Thursday 24 September 2020

#CBR12 Book 60: "Born to Run" by Bruce Springsteen

Page count: 528 pages
Audio book length: 18 hrs 12 mins
Rating: 4 stars

#CBR12 Bingo: Music

Official book description:
In 2009, Bruce Springsteen and the E Street Band performed at the Super Bowl’s halftime show. The experience was so exhilarating that Bruce decided to write about it. That’s how this extraordinary autobiography began.

Over the past seven years, Bruce Springsteen has privately devoted himself to writing the story of his life, bringing to these pages the same honesty, humor, and originality found in his songs.

He describes growing up Catholic in Freehold, New Jersey, amid the poetry, danger, and darkness that fueled his imagination, leading up to the moment he refers to as “The Big Bang”: seeing Elvis Presley’s debut on The Ed Sullivan Show. He vividly recounts his relentless drive to become a musician, his early days as a bar band king in Asbury Park, and the rise of the E Street Band. With disarming candor, he also tells for the first time the story of the personal struggles that inspired his best work, and shows us why the song “Born to Run” reveals more than we previously realized.

Born to Run will be revelatory for anyone who has ever enjoyed Bruce Springsteen, but this book is much more than a legendary rock star’s memoir. This is a book for workers and dreamers, parents and children, lovers and loners, artists, freaks, or anyone who has ever wanted to be baptized in the holy river of rock and roll.

When this book came out in December 2016, it was a natural Christmas present for both my husband and my mother. I always had plans to read it for myself but was in no immediate hurry to do so. Nevertheless, when there was a bingo square devoted to music, it seemed like the perfect book to choose. I listened to the audiobook version, narrated by Springsteen himself, and featuring snippets of some of his most well-known music. Springsteen is an excellent storyteller, as evidenced in much of his lyrics over the years, and I already knew that he could be funny and self-deprecating from interviews I've seen or live shows I've been lucky enough to go to myself. I'd also experienced some of his openness and honesty about his life in the Springsteen on Broadway show, but this book gives you so much more detail about his life and career.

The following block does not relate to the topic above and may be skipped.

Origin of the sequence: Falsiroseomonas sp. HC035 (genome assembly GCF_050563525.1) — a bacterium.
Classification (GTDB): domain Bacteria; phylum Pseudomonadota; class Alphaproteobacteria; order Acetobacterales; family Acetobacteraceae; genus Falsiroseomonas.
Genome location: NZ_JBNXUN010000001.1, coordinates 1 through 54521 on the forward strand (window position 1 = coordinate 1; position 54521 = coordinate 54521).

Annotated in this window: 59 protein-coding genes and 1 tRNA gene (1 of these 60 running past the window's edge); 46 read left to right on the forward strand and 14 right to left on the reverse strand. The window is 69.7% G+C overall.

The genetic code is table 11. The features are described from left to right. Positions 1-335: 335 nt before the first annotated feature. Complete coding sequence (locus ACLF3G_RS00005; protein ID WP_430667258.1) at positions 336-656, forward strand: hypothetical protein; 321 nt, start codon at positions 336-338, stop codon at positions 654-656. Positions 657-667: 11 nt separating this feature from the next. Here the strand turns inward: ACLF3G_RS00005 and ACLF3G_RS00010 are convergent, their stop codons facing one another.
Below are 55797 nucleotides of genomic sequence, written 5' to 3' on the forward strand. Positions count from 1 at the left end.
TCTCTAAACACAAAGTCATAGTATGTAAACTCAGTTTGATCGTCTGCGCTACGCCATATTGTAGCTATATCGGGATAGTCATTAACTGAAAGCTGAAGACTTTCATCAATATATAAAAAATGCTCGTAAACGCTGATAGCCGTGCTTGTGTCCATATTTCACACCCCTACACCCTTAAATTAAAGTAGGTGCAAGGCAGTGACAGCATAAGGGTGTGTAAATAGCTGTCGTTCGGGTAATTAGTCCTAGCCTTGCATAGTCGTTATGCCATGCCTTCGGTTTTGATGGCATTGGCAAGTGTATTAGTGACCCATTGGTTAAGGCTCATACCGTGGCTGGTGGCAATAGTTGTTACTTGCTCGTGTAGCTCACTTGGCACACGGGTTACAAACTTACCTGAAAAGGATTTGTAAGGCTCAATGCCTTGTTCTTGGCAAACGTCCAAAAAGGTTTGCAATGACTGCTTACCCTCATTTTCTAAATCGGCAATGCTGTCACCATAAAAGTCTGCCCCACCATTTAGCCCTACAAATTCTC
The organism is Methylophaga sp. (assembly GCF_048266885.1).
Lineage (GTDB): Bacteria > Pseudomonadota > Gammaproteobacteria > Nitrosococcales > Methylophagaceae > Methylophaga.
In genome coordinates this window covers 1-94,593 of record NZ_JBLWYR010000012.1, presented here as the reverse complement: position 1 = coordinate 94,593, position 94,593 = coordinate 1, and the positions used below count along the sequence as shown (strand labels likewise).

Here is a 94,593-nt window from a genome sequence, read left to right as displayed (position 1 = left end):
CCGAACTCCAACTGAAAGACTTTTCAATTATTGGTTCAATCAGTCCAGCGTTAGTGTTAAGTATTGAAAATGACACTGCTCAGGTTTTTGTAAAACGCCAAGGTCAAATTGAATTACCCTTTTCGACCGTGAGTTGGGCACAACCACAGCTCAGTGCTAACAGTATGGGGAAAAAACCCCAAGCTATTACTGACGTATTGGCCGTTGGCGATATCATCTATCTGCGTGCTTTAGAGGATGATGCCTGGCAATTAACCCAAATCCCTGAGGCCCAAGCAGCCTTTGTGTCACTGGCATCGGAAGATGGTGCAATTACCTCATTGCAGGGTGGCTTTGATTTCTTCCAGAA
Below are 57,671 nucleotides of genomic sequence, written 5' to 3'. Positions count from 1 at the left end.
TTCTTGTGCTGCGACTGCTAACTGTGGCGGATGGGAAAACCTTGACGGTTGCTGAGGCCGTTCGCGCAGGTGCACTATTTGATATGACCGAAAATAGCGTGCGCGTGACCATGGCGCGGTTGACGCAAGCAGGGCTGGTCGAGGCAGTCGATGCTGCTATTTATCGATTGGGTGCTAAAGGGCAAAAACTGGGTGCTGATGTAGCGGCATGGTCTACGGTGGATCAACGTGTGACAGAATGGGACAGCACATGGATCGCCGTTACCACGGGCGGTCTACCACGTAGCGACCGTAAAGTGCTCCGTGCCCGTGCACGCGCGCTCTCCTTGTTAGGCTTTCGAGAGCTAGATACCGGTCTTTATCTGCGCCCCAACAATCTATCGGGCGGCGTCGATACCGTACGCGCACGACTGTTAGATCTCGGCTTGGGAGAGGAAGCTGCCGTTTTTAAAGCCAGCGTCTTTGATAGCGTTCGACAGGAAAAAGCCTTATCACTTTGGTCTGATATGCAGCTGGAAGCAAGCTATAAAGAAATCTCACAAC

I've been listening to Bruce Springsteen's music since long before I knew what it really was. For all that Norway has fewer than 6 million inhabitants, he really does have a very large following of die-hard fans in this country. My mother is one of them. We would listen to cassette tapes of Springsteen's music in the car on longer journeys (by no means only Springsteen, there was Abba and Leonard Cohen, Paul Simon and a bunch of other artists too), The Boss holds a special place in my mother's heart, and as I've grown older, in mine too.

My husband, the man I've been together with for twenty years at this point, also loves Bruce Springsteen. He's camped outside ticket offices in all kinds of weather many times, which is one of the reasons we've been lucky enough to see Springsteen live almost every time he's toured Norway since we moved back here from Scotland in 2004. Buying concert tickets online is too risky, you see, the systems inevitably crash and get overloaded. Springsteen sells out arenas in Norway in minutes (I think the record is seriously something like 6 minutes for 30 000 tickets) and the best way to be guaranteed tickets is buying in person at the arena ticket office (where they reserve a small amount of the tickets). Springsteen is an amazing live performer, and he has never given less than an absolutely awesome show when he tours.